May 2008
Volume 49, Issue 13
Free
ARVO Annual Meeting Abstract  |   May 2008
Decimation of Binary Sequences for Multifocal ERG Recording
Author Affiliations & Notes
  • M. C. Brown
    Clinical Eng & Clinical Eye Res Ctr, Royal Liverpool Univ Hospital, Liverpool, United Kingdom
  • A. C. Fisher
    Clinical Eng & Clinical Eye Res Ctr, Royal Liverpool Univ Hospital, Liverpool, United Kingdom
  • R. P. Hagan
    Clinical Eng & Clinical Eye Res Ctr, Royal Liverpool Univ Hospital, Liverpool, United Kingdom
  • A. Small
    Clinical Eng & Clinical Eye Res Ctr, Royal Liverpool Univ Hospital, Liverpool, United Kingdom
  • Footnotes
    Commercial Relationships  M.C. Brown, None; A.C. Fisher, None; R.P. Hagan, None; A. Small, None.
  • Footnotes
    Support  None.
Investigative Ophthalmology & Visual Science May 2008, Vol.49, 2218. doi:https://doi.org/
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    • Get Citation

      M. C. Brown, A. C. Fisher, R. P. Hagan, A. Small; Decimation of Binary Sequences for Multifocal ERG Recording. Invest. Ophthalmol. Vis. Sci. 2008;49(13):2218. doi: https://doi.org/.

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      © ARVO (1962-2015); The Authors (2016-present)

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Abstract
 
Purpose:
 

To optimise the decimation of binary sequences for use in multifocal recording with particular reference to use of short sequences, and to provide an educational tool.

 
Methods:
 

We have created a mathematical tool to examine a binary sequence and check its properties. With a given set of restrictions entered by the user, such as the number of separate channels required, the number of base periods in the recording epoch, which (how many) higher-order Kernels to test for etc., the tool will find a set or sets of sequences from the master sequence which have the least number of possible overlaps or contaminations between channels. The figure below shows FOK/SOK kernel cross contamination using real data.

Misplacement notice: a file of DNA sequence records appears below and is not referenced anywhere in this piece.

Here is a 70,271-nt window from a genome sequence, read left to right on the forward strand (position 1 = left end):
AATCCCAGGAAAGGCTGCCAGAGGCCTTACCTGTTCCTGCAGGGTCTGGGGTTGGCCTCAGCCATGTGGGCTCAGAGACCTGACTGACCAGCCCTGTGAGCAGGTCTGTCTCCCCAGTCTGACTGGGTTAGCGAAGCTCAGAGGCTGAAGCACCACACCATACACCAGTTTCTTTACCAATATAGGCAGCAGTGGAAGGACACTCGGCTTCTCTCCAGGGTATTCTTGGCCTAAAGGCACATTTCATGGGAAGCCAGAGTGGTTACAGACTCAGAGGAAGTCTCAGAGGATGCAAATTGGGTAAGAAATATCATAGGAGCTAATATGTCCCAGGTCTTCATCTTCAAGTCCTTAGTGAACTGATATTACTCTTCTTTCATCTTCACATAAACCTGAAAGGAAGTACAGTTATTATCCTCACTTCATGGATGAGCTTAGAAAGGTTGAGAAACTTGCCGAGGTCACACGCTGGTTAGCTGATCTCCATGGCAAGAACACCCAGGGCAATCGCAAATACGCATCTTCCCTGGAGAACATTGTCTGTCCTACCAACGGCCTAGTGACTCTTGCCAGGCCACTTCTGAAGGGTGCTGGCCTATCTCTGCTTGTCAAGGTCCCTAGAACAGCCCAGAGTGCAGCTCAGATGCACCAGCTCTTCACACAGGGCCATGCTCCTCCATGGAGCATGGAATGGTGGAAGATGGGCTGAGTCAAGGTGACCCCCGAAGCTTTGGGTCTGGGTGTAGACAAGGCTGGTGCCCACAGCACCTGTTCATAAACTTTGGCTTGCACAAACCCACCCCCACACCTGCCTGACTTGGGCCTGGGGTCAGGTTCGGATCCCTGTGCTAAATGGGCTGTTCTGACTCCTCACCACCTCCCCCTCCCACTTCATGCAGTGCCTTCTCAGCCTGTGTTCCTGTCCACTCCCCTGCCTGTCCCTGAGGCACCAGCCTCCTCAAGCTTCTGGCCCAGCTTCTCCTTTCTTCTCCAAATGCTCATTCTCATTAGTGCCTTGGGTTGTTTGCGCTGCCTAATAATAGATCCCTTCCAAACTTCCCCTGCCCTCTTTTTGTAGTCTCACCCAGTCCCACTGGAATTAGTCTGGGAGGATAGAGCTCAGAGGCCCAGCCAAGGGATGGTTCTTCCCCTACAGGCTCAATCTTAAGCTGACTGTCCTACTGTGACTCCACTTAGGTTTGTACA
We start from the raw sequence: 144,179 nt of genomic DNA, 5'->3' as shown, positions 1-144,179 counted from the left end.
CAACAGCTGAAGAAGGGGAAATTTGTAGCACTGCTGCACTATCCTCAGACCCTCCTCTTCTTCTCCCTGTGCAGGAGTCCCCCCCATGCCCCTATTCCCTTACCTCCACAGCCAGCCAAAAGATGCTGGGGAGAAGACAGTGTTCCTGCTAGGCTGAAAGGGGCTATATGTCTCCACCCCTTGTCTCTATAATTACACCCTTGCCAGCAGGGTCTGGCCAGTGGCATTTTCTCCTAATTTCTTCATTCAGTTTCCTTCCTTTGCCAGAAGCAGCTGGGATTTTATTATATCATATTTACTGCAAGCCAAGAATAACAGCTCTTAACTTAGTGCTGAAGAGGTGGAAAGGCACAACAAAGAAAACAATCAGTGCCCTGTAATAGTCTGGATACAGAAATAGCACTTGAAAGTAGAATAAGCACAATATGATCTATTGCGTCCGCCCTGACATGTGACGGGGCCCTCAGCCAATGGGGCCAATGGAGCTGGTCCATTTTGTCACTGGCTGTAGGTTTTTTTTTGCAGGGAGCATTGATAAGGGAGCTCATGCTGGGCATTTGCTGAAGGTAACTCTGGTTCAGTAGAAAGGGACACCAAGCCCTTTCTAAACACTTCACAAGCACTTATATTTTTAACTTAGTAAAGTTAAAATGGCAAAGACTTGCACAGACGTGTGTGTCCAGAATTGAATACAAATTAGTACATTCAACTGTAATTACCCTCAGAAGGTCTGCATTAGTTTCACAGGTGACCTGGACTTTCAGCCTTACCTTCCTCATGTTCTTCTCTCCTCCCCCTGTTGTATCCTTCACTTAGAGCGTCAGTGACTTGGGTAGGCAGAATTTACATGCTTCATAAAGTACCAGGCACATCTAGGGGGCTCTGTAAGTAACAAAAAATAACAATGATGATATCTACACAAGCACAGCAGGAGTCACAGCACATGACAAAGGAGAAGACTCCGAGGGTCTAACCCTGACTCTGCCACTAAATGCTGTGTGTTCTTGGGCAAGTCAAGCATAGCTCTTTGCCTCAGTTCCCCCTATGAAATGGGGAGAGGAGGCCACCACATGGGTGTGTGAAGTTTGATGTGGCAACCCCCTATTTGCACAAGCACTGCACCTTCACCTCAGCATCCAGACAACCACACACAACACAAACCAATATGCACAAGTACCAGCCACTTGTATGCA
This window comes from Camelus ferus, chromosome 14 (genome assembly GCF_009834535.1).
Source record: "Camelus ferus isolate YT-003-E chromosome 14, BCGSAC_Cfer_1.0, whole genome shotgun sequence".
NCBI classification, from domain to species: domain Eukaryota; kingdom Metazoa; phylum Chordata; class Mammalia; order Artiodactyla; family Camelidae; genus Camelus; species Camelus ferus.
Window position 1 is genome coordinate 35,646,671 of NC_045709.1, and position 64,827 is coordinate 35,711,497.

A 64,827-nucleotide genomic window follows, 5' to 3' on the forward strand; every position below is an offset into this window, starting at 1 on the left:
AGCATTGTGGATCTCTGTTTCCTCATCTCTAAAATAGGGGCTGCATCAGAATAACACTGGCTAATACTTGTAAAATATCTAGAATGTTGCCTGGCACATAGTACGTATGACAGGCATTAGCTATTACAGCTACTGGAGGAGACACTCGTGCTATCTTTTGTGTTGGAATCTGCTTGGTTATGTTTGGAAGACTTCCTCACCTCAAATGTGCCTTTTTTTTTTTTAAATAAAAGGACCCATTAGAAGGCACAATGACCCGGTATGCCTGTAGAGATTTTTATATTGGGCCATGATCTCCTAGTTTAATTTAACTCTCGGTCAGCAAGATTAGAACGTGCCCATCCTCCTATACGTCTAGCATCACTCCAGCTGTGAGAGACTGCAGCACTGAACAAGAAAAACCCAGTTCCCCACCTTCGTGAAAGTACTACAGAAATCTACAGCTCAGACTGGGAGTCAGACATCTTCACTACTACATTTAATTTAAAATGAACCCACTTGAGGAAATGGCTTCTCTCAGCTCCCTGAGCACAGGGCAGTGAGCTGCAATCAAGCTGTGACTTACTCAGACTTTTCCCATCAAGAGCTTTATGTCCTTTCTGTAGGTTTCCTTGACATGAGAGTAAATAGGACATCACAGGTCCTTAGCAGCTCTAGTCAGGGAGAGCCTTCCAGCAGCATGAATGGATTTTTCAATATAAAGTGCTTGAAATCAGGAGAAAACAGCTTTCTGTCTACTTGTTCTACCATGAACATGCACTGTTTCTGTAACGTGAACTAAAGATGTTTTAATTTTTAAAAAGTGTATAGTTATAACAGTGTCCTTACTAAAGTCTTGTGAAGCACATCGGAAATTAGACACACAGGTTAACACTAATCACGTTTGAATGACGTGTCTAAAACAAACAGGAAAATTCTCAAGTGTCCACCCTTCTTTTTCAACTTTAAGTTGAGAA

Results:
 

The task can be reduced to a set of formulae. Published examples of decimation include simple methods of selection of the stimulating sequences such as maximum or equal separation. Our tool shows these methods to be unsuitable.

 
Conclusions:
 

Using this tool, binary sequences can be tested for suitability in multifocal recording. Not surprisingly, short sequences provide only a limited number of options when a large number of channels are required, and are therefore most in need of examination and optimisation.This tool will be available using a web-based implementation over the Internet via a MatSOAP connection (www.matsoap.org.uk). All software (MatLab and JavaScript) will be available as Open Source code from www.liverpooleye.org  

 
Keywords: electroretinography: non-clinical • electrophysiology: non-clinical 
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